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3D printer builds ‘Magic Arms’ for two-year-old girl with joint disease

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Detailed within a YouTube video, researchers at Nemours/Alfred I. duPont Hospital for Children developed a lightweight exoskeleton for a two-year old girl named Emma that was born with arthrogryposis multiplex congenita (AMC). The disease can cause joints to become permanently fixed in a single position. Prevalent in Emma’s arms, it was impossible for her to lift her own arms on her own in order to do something as simple as picking up a toy or even giving her mom or dad a big hug. After researching the disease, Emma’s parents attended a medical conference where they learned about the Wilmington Robotic Exoskeleton (WREX). Emma was able to try out a version of the WREX at the hospital, but she was too small for the bulky metal arms.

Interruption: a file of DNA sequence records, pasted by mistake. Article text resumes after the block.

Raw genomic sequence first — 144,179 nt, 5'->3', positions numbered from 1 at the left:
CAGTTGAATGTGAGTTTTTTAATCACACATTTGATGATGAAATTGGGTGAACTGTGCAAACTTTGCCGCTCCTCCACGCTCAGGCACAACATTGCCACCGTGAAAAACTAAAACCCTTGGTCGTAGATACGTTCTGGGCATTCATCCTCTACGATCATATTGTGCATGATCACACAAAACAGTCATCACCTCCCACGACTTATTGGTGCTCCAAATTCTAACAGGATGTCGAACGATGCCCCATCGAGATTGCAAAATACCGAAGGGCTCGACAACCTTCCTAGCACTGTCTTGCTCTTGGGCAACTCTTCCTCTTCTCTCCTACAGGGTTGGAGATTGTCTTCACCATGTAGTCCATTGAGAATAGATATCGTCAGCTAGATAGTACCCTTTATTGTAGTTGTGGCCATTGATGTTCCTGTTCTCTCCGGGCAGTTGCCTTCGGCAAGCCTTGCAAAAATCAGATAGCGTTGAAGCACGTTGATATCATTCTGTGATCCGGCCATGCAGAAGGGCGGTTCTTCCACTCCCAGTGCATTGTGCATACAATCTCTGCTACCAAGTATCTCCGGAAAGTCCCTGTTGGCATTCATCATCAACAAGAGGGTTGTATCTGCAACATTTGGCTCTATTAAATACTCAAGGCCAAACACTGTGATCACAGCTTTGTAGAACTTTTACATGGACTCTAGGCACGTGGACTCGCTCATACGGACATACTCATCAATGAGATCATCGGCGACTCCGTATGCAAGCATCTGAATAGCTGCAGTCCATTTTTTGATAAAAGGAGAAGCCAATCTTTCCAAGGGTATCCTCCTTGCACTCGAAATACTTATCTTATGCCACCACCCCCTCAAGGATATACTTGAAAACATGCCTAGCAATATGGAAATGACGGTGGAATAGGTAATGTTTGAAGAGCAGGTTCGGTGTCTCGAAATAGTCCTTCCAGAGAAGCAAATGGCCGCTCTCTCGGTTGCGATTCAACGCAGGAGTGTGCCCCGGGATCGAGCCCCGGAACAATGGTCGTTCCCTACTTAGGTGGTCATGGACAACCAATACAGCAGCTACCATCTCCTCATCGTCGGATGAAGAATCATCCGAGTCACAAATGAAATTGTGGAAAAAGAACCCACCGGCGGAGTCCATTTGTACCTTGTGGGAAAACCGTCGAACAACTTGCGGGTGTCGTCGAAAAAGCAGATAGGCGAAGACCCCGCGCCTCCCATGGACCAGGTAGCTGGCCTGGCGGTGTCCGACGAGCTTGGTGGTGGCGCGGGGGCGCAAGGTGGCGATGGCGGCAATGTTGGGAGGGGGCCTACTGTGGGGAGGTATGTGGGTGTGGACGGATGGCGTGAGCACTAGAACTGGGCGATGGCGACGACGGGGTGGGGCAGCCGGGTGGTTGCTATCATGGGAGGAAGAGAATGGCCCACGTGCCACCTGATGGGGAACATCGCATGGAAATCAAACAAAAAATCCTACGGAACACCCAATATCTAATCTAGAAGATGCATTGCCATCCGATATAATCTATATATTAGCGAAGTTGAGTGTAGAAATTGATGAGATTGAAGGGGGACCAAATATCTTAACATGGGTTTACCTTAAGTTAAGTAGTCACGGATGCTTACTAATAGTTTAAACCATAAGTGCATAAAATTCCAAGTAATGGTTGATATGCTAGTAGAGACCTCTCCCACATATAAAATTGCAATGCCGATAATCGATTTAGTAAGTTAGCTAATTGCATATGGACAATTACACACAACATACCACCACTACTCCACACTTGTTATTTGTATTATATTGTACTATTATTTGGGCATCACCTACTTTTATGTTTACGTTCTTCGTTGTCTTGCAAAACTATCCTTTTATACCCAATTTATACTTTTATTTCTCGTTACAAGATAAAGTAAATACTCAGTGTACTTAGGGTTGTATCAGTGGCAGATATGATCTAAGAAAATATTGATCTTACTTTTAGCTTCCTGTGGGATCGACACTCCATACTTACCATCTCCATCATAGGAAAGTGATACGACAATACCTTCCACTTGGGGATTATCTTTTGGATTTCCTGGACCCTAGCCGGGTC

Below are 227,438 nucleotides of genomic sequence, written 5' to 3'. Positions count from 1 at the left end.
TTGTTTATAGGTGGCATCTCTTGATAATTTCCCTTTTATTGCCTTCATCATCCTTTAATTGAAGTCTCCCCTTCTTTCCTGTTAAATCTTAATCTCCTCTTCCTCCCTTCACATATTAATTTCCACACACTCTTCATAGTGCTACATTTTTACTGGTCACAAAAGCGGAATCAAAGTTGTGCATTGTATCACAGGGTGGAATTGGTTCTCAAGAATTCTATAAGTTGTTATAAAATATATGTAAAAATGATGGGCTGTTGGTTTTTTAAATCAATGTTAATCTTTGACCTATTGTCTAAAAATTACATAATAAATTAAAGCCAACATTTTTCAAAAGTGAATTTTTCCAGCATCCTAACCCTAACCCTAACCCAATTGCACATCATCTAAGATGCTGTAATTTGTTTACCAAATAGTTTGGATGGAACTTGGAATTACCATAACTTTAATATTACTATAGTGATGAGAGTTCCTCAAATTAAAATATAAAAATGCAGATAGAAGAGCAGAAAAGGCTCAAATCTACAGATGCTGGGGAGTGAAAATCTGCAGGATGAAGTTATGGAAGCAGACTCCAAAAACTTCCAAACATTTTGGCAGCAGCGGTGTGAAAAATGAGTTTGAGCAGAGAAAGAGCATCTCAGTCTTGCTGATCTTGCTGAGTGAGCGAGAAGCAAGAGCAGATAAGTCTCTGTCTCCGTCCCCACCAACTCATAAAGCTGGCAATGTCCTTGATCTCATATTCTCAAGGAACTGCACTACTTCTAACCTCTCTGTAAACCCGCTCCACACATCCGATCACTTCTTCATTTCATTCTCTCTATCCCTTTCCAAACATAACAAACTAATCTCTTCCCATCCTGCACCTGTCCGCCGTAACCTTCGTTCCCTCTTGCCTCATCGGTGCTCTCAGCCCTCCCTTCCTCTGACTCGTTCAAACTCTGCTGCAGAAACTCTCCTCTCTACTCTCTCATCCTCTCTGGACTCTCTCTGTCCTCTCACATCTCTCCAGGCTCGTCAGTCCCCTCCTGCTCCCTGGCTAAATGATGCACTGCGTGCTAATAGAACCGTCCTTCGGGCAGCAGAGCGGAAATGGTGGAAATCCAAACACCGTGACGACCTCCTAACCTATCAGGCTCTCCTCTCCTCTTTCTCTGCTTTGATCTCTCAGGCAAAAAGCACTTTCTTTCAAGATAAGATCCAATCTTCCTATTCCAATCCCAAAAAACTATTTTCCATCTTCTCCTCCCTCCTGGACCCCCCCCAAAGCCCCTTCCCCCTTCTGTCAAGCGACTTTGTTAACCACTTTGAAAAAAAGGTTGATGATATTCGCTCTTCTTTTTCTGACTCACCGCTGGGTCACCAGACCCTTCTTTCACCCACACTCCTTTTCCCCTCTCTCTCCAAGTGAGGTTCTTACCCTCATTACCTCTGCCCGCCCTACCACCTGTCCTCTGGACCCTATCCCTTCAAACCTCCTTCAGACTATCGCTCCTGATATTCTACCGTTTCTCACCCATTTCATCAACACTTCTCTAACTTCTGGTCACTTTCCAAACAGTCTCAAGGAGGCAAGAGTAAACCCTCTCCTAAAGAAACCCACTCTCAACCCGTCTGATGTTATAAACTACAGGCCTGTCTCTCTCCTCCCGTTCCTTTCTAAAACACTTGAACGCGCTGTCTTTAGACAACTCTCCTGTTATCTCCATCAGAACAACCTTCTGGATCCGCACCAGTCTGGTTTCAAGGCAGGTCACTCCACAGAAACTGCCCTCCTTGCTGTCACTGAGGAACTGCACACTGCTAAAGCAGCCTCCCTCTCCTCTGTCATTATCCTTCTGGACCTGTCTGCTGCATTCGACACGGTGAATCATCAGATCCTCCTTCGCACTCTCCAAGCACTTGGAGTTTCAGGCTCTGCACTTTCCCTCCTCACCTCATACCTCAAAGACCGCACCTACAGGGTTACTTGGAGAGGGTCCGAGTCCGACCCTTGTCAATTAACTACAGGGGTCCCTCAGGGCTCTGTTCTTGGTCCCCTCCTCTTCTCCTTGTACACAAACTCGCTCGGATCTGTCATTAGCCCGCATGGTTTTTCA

WREXIn order to design a version for Emma that would both fit her and weigh significantly less, the researchers used the Stratays Dimension 3D printer to build pieces of the arms out of the same type of plastic that’s used in LEGOs. The pieces snap together and resistance bands are used to adjust the tension on the two arms.

In addition, the researchers also developed a jacket that fits over Emma and the arms are fixed to that exoskeleton. This allowed Emma to have increased mobility in her home. She could finally use her arms to do things like color drawings or eat candy as well as simply having fun being a silly kid.

As Emma has grown up, she outgrew the first version of the exoskeleton. However, the 3D printer allows the researchers to input new specifications into a computer program and print larger parts as she grows older. It’s also handy for printing new sections of the exoskeleton when something happens to break. After Emma’s parents send the researchers a digital photograph of the broken piece, the newly printed piece can be dropped in the mail and delivered to Emma’s parents the next day.

When Emma’s parents tell Emma that they are putting on the WREX each day, Emma calls the device her “magic arms.” Researchers have used the design that they built for Emma and have created similar lightweight exoskeletons for other children.